Buy 2 Top Dividend Stocks Hand Over Fist  

Investing in dividend stocks requires more than finding high-yielding firms. Sometimes firms' yields rise when their share prices drop, which may indicate that the company is in danger and may have to cut payouts. Therefore, before investing in a high-yield dividend stock, make sure its underlying business is robust and will likely raise its dividends.

AbbVie (NYSE: ABBV) and Gilead Sciences (NASDAQ: GILD) are two stocks with yields above the S&P 500 average worth purchasing and holding.

1. AbbVie All good things end. AbbVie lost U.S. patent exclusivity for its Humira medication last year. All drugmakers face patent cliffs, but Humira's success made this loss important. The key concern is whether the company can recover from a brief sales drop. Yes, it appears.

In addition to Skyrizi and Rinvoq, AbbVie's Botox franchise, depression treatment Vraylar, and cancer medicine Venclexta are bestsellers. Skyrizi and Rinvoq should surpass Humira's peak sales and generate $27 billion by 2027, according to AbbVie. Long ago, management predicted competitors would struggle to make Botox biosimilars.

One reason AbbVie bought Allergan for $63 billion in 2020. Later, AbbVie's fresh approvals should matter. This includes 2021 migraine therapy Qulipta and last year's U.S. cancer drug Epkinly. Qulipta's 2023 sales increased to $408 million. In a few years, sales should approach $1 billion.

New and improved products will come from AbbVie's pipeline. The key to patent cliff survival. Based on its dividend history, AbbVie has much to offer income seekers. Its rewards have risen for 52 years. AbbVie's forward dividend yield is 3.47%, greater than the S&P 500's 1.47%. Its 48% cash payout ratio means it can cover dividends and raise them. Despite its recent challenges, AbbVie's dividend profile and prospects are good.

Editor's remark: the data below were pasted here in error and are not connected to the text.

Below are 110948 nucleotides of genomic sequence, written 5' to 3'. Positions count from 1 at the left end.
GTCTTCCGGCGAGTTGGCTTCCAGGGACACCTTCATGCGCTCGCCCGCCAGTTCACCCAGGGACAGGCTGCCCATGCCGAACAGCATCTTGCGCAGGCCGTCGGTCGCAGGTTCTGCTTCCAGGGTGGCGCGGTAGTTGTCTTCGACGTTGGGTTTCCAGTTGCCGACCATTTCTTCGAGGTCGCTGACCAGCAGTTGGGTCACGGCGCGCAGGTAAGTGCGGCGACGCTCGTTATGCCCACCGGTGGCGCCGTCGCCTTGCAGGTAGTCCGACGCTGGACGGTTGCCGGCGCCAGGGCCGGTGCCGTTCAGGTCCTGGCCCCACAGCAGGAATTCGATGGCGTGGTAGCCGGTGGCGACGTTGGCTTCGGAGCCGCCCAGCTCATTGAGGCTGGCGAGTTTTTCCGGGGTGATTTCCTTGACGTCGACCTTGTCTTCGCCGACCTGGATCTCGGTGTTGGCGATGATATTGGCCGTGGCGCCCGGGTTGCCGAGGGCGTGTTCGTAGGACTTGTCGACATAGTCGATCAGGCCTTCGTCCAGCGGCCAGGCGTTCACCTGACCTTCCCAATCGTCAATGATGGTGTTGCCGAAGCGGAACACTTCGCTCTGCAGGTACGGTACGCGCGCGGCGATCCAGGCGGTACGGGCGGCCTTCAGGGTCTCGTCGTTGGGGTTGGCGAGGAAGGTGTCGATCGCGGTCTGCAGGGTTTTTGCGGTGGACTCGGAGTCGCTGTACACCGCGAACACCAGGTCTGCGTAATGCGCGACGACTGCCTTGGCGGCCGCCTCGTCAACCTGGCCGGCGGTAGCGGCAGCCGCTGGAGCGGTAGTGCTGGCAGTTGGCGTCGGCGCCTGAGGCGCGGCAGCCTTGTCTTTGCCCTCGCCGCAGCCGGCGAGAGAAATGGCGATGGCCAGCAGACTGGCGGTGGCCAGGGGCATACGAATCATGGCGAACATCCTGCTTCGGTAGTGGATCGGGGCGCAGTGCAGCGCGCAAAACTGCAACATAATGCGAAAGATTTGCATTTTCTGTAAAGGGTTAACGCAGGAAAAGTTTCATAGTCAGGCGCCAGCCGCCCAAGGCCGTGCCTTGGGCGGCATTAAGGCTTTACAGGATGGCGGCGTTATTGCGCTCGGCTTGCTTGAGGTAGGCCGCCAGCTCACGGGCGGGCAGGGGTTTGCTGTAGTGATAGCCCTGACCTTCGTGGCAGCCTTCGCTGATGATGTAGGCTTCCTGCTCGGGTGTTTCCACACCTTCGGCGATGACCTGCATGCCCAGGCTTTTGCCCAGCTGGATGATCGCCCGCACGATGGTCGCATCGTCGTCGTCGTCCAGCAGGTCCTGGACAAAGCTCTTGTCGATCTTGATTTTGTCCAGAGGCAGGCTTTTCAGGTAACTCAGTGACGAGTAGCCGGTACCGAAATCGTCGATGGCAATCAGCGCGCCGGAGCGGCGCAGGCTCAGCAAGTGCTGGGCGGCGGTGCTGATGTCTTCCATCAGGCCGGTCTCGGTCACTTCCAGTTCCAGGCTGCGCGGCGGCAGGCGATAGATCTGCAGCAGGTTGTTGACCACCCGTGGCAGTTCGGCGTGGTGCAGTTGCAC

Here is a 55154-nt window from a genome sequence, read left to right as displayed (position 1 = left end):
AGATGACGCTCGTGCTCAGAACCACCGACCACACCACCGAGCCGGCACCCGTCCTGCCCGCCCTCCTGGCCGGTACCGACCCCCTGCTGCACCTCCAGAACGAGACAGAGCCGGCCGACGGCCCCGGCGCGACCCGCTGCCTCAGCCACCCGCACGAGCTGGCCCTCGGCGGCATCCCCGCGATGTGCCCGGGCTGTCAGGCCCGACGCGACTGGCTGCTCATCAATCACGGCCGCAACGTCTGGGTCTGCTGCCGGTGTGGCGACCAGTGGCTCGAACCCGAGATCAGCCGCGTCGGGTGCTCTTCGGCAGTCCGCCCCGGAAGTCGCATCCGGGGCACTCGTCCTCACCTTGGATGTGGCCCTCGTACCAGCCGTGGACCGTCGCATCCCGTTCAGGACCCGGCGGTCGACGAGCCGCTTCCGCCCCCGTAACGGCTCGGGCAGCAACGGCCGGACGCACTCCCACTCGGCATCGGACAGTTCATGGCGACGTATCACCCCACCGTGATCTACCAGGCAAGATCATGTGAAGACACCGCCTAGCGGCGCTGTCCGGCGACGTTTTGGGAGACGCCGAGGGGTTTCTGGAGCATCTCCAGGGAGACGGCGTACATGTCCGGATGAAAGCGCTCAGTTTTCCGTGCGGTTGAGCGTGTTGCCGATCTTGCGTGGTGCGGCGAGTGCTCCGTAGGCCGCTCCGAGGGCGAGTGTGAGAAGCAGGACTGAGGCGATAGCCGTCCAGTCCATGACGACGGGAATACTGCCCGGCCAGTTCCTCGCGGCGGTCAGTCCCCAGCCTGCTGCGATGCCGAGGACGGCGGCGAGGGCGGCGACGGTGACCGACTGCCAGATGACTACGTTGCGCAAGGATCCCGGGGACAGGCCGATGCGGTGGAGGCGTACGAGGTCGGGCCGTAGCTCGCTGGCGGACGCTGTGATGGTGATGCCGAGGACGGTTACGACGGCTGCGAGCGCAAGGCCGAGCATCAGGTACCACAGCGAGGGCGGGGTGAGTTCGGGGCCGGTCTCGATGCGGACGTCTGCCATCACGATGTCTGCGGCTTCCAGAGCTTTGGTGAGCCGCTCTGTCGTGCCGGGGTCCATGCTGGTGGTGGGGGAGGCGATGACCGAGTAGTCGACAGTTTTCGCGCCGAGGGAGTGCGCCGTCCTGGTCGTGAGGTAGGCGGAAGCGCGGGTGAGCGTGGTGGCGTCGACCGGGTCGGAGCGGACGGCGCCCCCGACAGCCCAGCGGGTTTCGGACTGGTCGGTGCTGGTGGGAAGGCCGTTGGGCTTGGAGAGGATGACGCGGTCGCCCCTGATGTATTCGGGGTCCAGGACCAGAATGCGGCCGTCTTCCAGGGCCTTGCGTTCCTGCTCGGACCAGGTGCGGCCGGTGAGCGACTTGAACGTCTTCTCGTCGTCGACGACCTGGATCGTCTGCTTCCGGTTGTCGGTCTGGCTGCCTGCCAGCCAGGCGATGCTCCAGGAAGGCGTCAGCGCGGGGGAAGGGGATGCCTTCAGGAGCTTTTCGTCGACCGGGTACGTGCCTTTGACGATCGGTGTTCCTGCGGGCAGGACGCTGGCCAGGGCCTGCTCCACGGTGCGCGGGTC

2. Gilead Sciences Gilead Sciences has modest revenue growth. The company's 2023 top line fell 1% to $27.1 billion. The biotech's coronavirus portfolio hurt its finances. Gilead Sciences' sales rose 7% last year without Veklury, its COVID-19 antiviral. After Veklury fades, Gilead Sciences should do better.

The company counts on its market-leading HIV portfolio, led by U.S. No. 1 recommended regimen Biktarvy. Gilead Sciences held 70% of the U.S. HIV treatment market and 40% of PrEP in the fourth quarter. Biktarvy's sales rose 14% to $11.8 billion last year. The drug received another label expansion for HIV patients with a frequent treatment resistance in February, which might boost sales.

Gilead Sciences' latest drugs should have an impact. Sunlenca (lenacapavir), a long-lasting HIV regimen, was licensed in late 2022 and is undergoing many clinical investigations that should lead to label expansions. Gilead is expanding its oncology portfolio, which fared well last year. In 2023, its oncology revenue rose 37.1% to $2.9 billion.

Gilead Sciences has grown its oncology pipeline in recent years, albeit it still accounts for a tiny percentage of sales. Later essential approvals should follow. Investors shouldn't be alarmed by Gilead Sciences' recent decline because of its innovative history. The biotech pays good dividends. Over five years, its rewards have climbed 22%. At 51%, its cash payout ratio is respectable and its dividend yield is 4.10%. Gilead Sciences' dividend program is reliable.

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